[LAD] Plugin buffer size restrictions

David Robillard d at drobilla.net
Sun May 27 00:48:07 UTC 2012

On Sat, 2012-05-26 at 22:02 +0000, Fons Adriaensen wrote:
> On Sat, May 26, 2012 at 05:08:47PM -0400, David Robillard wrote:
> > Here, notice a plugin not working in the host is *inherent*.  This is
> > why LV2 folks generally don't consider this a "problem" - it isn't one.
> > If the host literally *can't* provide a given feature (e.g. fixed buffer
> > size) and the plugin *requires* it to function at all, well, clearly the
> > plugin can't work in that host.  LV2 merely provides a mechanism to
> > express such things.  The decision of whether to do them is inherent.
> Understood, and not for the first time. But it leads to chicken/egg
> situations. I'm not going to write an LV2 requiring N features if 
> there isn't a host providing them. And probably vice versa for host
> authors. And that is why I'd prefer a more demanding core spec.
> Dave, if there is anything I find contradictory in your argumentation
> (and that is often why I react to it) it is that you seem to sweep
> this point under the carpet, while in other cases you can be very
> pragmatic. 

Yes, it does.  But what you sweep under the carpet is that this would be
true of the hypothetical monolithic spec you allude to.  That would just
give you a mountain of chicken & egg all at the same time.

The only difference between LV2 and that is that LV2 actually exists.
This is not at all a coincidence.

I am using a producer mentality.  You are using a consumer mentality.
You don't like that a monolithic specification that does everything you
want has not been handed to you.  I sympathize, I really do.  I would
much rather just be writing and using the plugins and apps I want,
believe me.

The big thing you're missing - and this is important - is that this
process, right here, right now, IS the process of making that
specification you want.

Read that again.  Several times, ideally.

*Nothing* emerges instantaneously, they get worked on.  This one is
being worked on in the open, and as we work on it, we're making sure the
bits actually work along the way, and making sure things are sensible in
the one and only way it is possible to do so: implementing them.

If you like, and are not interested in influencing the specification,
you can simply pretend it has not been "released" yet.  Of course, this
means you voluntarily forfeit your right to have any input on its
design.  It's when you criticize this *design in process* without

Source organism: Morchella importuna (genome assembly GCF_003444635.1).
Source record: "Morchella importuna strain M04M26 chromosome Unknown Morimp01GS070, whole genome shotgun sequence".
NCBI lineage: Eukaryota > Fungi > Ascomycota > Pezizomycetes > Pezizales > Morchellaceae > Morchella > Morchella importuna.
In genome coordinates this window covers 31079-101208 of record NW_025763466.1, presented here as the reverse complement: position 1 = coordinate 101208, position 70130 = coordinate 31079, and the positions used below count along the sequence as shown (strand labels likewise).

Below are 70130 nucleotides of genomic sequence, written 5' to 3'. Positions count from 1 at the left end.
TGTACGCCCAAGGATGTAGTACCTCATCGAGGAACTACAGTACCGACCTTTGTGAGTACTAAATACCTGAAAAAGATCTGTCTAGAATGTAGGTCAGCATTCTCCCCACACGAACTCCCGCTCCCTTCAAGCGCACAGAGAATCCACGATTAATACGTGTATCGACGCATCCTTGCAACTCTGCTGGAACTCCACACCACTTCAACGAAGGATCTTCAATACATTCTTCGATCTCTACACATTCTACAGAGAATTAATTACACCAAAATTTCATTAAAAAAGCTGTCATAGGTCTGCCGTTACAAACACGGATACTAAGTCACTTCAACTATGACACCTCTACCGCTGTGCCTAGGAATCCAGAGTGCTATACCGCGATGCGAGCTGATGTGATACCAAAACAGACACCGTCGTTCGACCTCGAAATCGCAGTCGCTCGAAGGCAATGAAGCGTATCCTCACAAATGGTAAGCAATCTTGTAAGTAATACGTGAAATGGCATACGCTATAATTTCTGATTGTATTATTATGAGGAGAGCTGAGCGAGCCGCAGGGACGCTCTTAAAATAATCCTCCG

actually trying to help that things turn sour, and I'd say rightly so.

In fact, I actively advocate NOT adopting LV2 some times, for
people/projects/companies that need an extremely conservative very long
term stable API.  For them, it is not done yet.  We're working on it.

For others, for whom either everything they need is done yet, or are
agile enough to keep up, it is done yet.

It's simply an open development process.  The only difference is, you
know about it, and - lucky you! - you even get to participate and
influence it if you wish.

> > It is not my job, or your job, to tell plugin and host authors what they
> > can and can not do.  Ad hoc extensions are where innovation happens,
> > where solutions get sorted out *before* they become part of the main
> > spec.  You can't sort them out without actually implementing them.
> > Software simply does not work that way.  Ever.
> Mmm, I'd like to disagree. Most open source software may be developed
> in such conditions - but that is both a strength and a curse. Having
> worked some ten years developing software for space and aviation I 
> can tell you things are different there. And that has some advantages.

They most certainly are, but here is simply not there.  They are not in
any way similar, the culture, organization, requirements, and
methodologies are entirely different.

That does have some advantages.  So does this.  What you do there could
never work here, and vice-versa.

(Much like in politics) it's helpful to imagine yourself *not* in the
position of power.  In LV2, for example, the fantasy monolithic scenario
is not *you* dictating everything, it's *me* dictating everything, i.e.
not giving a damn what you have to say because *I* drive this bus and to
hell with you.  Doesn't sound so great now, does it? :)

I, in fact, *do* drive this bus, and (having learned a thing or two) am
slowly moving the project to *appear* as more of a monolithic effort
because it helps with adoption.  It's just an illusion, though.  I am
toning down the decentralized talk and moving more to a role of
benevolent dictator on purpose, but I'm only the benevolent dictator
because I did all the damned work.  The API itself always has been, and
always will be, extensible by anyone.

> > It will all work out eventually.  You've been around here long enough to
> > know everything ain't happening tomorrow regardless :)